This past March, the American Medical Student Association (AMSA) chapter here at Georgia Tech held its ninth annual pre-health conference. Amongst the many events at the conference, some highlights were the opening remarks and keynote, panels with admissions counselors and current students, and a pre-health fair with a number of companies and colleges.
The day began with attendees being treated to breakfast followed by a quick journey over to the Klaus Auditorium to the an inspiring keynote speech. The conference’s keynote speaker, Dr. Montogomery Rice, currently serves as the President of the Morehouse School of Medicine and is the first woman in the history of the school to occupy this role. In her speech, Dr. Rice talked about her journey as a minority student who decided to choose medicine as her career during her final year of college. The stories she shared helped students to begin thinking about their own potential careers in medicine, serving as a segue into the conference’s first workshop session.
The first workshop session consisisted of three parts: a panel with medical school admissions representatives, a panel discussing dual medical degrees, and a session about the role of women in healthcare. The discussions here proved to be a very valuable resource as they allowed students a small glimpse into the future whether it was the the application process, the different tracks that can be chosen, or the gender ratio (something that I think for which Tech has already prepared us).
The subsequent sessions, contrary to the first, allowed attendees the chance to learn more about the healthcare field itself and the different opportunities it could provide. Discussions at these sessions involved learning about the experiences of students currently in medical school, the operation of startups in the medical field, and the modern culture of medicine. All these discussions provided students a number of perspectives on the medical world including some, such as the startup scene or disciplines such as optometry or dentistry, that many would never have initially considered.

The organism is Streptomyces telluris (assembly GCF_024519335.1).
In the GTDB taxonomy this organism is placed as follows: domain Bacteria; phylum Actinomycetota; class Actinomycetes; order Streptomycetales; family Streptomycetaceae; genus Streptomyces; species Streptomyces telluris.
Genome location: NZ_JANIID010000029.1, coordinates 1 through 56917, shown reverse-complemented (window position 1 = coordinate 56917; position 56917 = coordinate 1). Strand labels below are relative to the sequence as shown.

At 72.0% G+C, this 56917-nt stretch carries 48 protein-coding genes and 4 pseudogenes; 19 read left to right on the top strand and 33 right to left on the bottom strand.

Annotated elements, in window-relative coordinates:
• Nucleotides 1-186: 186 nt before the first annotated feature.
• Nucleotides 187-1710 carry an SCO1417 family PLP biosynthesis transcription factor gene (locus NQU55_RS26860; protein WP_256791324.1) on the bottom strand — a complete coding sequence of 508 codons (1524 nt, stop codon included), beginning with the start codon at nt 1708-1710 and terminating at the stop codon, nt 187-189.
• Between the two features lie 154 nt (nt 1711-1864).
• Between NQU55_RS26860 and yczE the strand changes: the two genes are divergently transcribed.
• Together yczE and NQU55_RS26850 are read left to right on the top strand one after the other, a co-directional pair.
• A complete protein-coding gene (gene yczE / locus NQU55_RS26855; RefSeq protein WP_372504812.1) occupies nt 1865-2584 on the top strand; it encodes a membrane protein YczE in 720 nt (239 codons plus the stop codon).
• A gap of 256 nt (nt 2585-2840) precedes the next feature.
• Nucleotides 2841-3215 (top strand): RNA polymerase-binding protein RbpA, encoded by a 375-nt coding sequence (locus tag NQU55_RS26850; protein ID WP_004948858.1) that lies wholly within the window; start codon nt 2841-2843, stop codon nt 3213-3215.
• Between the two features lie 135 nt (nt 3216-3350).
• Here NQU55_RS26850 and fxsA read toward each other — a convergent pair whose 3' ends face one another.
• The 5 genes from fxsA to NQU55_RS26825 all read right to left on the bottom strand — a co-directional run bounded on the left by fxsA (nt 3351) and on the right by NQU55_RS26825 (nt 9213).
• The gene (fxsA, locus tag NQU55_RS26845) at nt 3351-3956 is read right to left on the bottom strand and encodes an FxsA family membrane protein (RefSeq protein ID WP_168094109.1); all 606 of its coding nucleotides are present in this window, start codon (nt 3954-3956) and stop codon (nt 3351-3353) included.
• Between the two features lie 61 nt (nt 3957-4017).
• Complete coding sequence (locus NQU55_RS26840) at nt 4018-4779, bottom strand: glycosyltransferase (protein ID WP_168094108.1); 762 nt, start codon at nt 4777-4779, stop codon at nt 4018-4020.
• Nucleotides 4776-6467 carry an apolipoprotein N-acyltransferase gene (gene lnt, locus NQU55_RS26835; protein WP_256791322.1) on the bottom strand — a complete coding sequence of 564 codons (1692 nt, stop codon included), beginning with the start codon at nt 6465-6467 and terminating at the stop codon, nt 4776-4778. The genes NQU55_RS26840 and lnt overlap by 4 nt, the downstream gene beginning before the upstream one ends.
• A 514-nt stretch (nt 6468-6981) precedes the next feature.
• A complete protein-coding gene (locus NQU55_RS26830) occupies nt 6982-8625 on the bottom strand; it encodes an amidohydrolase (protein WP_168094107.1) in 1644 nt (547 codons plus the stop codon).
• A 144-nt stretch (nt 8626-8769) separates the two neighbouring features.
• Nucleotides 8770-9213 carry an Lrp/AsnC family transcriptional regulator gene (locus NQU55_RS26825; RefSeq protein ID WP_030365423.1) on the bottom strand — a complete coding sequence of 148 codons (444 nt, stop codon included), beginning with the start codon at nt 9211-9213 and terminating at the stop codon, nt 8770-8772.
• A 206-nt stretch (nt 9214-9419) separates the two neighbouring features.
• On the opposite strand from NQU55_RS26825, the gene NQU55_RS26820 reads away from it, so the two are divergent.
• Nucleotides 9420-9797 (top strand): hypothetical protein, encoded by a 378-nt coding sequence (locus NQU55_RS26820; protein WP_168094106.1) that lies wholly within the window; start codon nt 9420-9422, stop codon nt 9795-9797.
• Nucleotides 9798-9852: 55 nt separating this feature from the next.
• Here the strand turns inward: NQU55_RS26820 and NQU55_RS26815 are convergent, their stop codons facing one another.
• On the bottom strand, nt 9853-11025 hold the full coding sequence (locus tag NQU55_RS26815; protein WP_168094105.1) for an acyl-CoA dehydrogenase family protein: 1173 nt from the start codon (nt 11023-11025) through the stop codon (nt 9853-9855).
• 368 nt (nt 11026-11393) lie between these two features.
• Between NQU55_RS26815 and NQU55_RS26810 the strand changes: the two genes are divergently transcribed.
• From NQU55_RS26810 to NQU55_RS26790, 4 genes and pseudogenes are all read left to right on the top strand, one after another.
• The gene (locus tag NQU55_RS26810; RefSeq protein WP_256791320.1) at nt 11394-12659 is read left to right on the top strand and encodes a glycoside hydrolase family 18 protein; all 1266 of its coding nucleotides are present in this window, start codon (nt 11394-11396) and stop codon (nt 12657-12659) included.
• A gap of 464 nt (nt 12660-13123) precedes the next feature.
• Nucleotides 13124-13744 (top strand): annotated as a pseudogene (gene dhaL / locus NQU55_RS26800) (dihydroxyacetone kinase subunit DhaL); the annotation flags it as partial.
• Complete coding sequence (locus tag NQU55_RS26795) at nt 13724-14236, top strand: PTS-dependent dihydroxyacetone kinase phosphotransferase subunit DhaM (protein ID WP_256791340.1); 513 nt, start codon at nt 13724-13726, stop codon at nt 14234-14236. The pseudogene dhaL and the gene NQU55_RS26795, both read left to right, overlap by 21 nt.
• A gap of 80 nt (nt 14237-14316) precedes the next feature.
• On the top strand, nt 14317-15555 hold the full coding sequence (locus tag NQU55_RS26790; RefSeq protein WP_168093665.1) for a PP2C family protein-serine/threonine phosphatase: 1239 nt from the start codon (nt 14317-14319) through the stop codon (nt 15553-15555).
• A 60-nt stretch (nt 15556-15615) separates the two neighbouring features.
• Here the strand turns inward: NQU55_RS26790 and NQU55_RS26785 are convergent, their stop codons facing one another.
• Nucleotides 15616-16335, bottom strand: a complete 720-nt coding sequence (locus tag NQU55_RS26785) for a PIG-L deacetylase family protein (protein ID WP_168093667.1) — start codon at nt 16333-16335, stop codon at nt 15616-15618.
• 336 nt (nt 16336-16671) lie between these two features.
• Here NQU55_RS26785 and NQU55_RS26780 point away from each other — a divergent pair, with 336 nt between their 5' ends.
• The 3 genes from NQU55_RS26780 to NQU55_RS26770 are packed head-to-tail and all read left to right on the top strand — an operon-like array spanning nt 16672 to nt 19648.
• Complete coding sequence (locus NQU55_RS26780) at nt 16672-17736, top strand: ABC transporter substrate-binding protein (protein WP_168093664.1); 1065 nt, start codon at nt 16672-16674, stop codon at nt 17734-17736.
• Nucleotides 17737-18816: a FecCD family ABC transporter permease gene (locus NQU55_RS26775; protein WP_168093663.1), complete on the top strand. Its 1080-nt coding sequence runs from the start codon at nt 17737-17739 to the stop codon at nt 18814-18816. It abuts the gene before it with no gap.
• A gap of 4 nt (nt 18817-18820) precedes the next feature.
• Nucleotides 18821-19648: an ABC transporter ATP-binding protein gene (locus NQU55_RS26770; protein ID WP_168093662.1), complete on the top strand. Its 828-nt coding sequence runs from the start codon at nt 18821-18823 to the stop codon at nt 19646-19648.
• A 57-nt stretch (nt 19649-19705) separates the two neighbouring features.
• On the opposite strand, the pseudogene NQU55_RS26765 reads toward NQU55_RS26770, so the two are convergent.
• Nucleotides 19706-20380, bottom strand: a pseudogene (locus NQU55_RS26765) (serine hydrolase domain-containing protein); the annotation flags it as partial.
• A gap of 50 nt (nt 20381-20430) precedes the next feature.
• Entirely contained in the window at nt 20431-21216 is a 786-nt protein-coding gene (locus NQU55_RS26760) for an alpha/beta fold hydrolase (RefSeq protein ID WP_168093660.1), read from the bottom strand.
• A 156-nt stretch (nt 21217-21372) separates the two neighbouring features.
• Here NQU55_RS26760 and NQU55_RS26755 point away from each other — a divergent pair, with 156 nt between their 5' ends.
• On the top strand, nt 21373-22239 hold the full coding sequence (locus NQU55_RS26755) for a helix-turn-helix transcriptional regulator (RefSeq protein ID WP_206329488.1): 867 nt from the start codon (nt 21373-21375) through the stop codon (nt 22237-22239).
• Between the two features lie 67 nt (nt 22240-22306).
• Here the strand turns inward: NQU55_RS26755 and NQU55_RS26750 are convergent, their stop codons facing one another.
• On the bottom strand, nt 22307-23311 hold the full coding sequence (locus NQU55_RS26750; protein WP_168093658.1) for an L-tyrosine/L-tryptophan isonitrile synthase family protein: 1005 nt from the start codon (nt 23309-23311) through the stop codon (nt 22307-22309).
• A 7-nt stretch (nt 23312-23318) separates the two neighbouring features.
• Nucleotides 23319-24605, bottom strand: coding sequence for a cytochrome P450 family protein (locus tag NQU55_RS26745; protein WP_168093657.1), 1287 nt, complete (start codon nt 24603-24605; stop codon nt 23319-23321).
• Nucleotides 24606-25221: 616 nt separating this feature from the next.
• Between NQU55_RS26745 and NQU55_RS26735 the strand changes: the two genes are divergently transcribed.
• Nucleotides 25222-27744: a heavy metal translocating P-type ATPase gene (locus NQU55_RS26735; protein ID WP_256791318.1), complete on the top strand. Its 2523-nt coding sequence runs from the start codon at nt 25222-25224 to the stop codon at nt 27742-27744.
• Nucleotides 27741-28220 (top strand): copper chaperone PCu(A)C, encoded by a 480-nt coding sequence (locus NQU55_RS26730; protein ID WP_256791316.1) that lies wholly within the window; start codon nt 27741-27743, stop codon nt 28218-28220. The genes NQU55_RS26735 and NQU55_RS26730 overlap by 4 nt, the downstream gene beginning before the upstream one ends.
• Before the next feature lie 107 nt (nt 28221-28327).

Finally, after a networking lunch, the tail-end of the conference allowed students the chance to roam freely and talk with different school and companies at the health fair. Among the various booths were representatives from companies like Kaplan and medical schools such as Emory and Mercer. Parallel to the ongoings at the fair, students also were given to opportunity to listen to (or participate in) a mock medical school admissions interview or to learn how to stitch sutures on pig feet.
As a pre-med student here at Tech, I can say with confidence that the AMSA Pre-Health conference proved to be a valuable opportunity to learn more about the field that I want to enter someday. For any students who might be interested in pursuing a career in medicine or healthcare, I would definitely recommend attending next year’s conference.